18 Personal Styles Analytical Driver Amiable Expressive
formal measured + systematic seek accuracy Driver business like fast + decisive seek control Amiable conforming less rushed + easy going seek appreciation Expressive flamboyant fast + spontaneous seek recognition Not everyone has 100% of one style Identify your main style

19 Working with others What are the strengths and weaknesses of this personal style? How can others best communicate with this personal style

20 Analytical Driver Amiable Expressive under stress: fears:
Consider yourself in a situation of change: How do you behave under stress? What are your fears about change? Analytical under stress: fears: Driver Amiable Expressive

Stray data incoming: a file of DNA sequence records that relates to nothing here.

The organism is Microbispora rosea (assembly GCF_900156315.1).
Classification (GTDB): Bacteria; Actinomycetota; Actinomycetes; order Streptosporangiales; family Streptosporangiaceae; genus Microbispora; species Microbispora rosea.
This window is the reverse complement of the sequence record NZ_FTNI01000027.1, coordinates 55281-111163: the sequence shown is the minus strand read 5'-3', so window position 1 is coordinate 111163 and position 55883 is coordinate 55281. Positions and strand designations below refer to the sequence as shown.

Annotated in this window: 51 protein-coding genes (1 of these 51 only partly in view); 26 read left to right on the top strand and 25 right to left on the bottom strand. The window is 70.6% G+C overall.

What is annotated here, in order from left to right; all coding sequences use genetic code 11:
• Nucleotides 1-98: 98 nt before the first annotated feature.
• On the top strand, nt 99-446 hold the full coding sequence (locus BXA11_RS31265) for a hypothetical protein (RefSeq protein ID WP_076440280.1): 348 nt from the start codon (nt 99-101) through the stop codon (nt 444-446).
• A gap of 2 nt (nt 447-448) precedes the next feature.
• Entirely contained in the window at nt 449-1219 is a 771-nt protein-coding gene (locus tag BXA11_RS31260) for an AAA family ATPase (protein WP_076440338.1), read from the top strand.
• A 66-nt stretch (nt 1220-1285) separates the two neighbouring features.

21 Under Stress Driver Analytical Amiable Expressive
will become autocratic Analytical will withdraw Amiable will submit Expressive will become offensive or sarcastic

22 Fears Analytical Driver Amiable Expressive not enough information
making a wrong decision being forced to decide Driver loss of control failure lack of purpose Amiable not being liked not fitting lack of social status not being recognised for efforts Expressive being ignored being asked for detail being linked with failure

23 Finding the balance Task focus ANALYTICAL DRIVER Get it right
Get it done Aggressive Passive Get along Get appreciation Combinations along the polarities – give us our motivational drives AMIABLE EXPRESSIVE People focus

24 It’s all about balance To get it done You need to get it right
To get it right you need to get along This shows we need to work in all quadrants To get along you need to make people feel appreciated

25 Three Phases of Transition and Personal Styles
AMIABLE Ending ANALYTICAL Neutral Zone DRIVER Describe diagram EXPRESSIVE Beginning TIME

26 “If you always do what you do, you will always get what you got”.